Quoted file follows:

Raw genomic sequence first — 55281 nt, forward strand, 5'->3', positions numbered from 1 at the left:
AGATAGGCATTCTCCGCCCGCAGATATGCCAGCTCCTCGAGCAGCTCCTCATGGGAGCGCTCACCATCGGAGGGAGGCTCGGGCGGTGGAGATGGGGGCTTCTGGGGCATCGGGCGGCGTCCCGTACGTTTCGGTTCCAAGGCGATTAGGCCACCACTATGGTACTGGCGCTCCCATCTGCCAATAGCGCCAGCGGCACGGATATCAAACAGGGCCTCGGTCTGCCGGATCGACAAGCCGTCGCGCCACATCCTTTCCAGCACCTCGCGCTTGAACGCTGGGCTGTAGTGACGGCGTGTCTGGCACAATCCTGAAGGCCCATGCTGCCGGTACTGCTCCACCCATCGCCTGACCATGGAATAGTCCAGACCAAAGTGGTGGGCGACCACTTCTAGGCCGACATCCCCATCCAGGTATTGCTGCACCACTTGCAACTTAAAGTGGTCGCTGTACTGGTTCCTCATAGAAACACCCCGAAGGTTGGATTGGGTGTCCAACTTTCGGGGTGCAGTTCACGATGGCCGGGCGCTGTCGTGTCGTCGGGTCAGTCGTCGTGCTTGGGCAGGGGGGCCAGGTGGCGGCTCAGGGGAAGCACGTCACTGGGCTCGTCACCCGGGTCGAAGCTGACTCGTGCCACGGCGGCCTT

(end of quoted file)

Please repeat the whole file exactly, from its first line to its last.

Raw genomic sequence first — 55281 nt, forward strand, 5'->3', positions numbered from 1 at the left:
AGATAGGCATTCTCCGCCCGCAGATATGCCAGCTCCTCGAGCAGCTCCTCATGGGAGCGCTCACCATCGGAGGGAGGCTCGGGCGGTGGAGATGGGGGCTTCTGGGGCATCGGGCGGCGTCCCGTACGTTTCGGTTCCAAGGCGATTAGGCCACCACTATGGTACTGGCGCTCCCATCTGCCAATAGCGCCAGCGGCACGGATATCAAACAGGGCCTCGGTCTGCCGGATCGACAAGCCGTCGCGCCACATCCTTTCCAGCACCTCGCGCTTGAACGCTGGGCTGTAGTGACGGCGTGTCTGGCACAATCCTGAAGGCCCATGCTGCCGGTACTGCTCCACCCATCGCCTGACCATGGAATAGTCCAGACCAAAGTGGTGGGCGACCACTTCTAGGCCGACATCCCCATCCAGGTATTGCTGCACCACTTGCAACTTAAAGTGGTCGCTGTACTGGTTCCTCATAGAAACACCCCGAAGGTTGGATTGGGTGTCCAACTTTCGGGGTGCAGTTCACGATGGCCGGGCGCTGTCGTGTCGTCGGGTCAGTCGTCGTGCTTGGGCAGGGGGGCCAGGTGGCGGCTCAGGGGAAGCACGTCACTGGGCTCGTCACCCGGGTCGAAGCTGACTCGTGCCACGGCGGCCTT